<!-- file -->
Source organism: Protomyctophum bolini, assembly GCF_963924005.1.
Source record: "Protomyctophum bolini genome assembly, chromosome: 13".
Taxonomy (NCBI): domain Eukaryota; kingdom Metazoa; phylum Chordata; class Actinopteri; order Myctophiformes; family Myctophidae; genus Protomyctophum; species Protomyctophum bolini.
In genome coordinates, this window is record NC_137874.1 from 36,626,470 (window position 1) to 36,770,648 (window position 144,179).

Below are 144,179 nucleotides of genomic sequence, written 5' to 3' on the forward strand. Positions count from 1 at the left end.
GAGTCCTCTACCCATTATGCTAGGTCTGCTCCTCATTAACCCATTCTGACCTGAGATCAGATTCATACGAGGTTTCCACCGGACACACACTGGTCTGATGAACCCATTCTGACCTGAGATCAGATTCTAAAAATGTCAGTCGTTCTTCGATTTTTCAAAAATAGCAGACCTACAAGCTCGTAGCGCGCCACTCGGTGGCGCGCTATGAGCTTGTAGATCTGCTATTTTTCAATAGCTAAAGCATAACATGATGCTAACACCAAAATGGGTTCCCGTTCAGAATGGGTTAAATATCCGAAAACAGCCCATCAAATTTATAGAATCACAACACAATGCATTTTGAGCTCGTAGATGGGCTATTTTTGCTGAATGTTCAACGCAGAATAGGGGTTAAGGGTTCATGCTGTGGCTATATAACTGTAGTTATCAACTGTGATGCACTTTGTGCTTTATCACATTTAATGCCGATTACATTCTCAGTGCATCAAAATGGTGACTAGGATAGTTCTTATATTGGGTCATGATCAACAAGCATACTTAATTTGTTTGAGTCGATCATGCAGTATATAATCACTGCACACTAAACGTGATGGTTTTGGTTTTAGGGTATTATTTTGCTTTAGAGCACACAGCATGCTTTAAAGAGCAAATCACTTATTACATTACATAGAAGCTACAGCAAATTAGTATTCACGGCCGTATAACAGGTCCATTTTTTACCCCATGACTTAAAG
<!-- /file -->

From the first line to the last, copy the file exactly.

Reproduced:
Source organism: Protomyctophum bolini, assembly GCF_963924005.1.
Source record: "Protomyctophum bolini genome assembly, chromosome: 13".
Taxonomy (NCBI): domain Eukaryota; kingdom Metazoa; phylum Chordata; class Actinopteri; order Myctophiformes; family Myctophidae; genus Protomyctophum; species Protomyctophum bolini.
In genome coordinates, this window is record NC_137874.1 from 36,626,470 (window position 1) to 36,770,648 (window position 144,179).

Below are 144,179 nucleotides of genomic sequence, written 5' to 3' on the forward strand. Positions count from 1 at the left end.
GAGTCCTCTACCCATTATGCTAGGTCTGCTCCTCATTAACCCATTCTGACCTGAGATCAGATTCATACGAGGTTTCCACCGGACACACACTGGTCTGATGAACCCATTCTGACCTGAGATCAGATTCTAAAAATGTCAGTCGTTCTTCGATTTTTCAAAAATAGCAGACCTACAAGCTCGTAGCGCGCCACTCGGTGGCGCGCTATGAGCTTGTAGATCTGCTATTTTTCAATAGCTAAAGCATAACATGATGCTAACACCAAAATGGGTTCCCGTTCAGAATGGGTTAAATATCCGAAAACAGCCCATCAAATTTATAGAATCACAACACAATGCATTTTGAGCTCGTAGATGGGCTATTTTTGCTGAATGTTCAACGCAGAATAGGGGTTAAGGGTTCATGCTGTGGCTATATAACTGTAGTTATCAACTGTGATGCACTTTGTGCTTTATCACATTTAATGCCGATTACATTCTCAGTGCATCAAAATGGTGACTAGGATAGTTCTTATATTGGGTCATGATCAACAAGCATACTTAATTTGTTTGAGTCGATCATGCAGTATATAATCACTGCACACTAAACGTGATGGTTTTGGTTTTAGGGTATTATTTTGCTTTAGAGCACACAGCATGCTTTAAAGAGCAAATCACTTATTACATTACATAGAAGCTACAGCAAATTAGTATTCACGGCCGTATAACAGGTCCATTTTTTACCCCATGACTTAAAG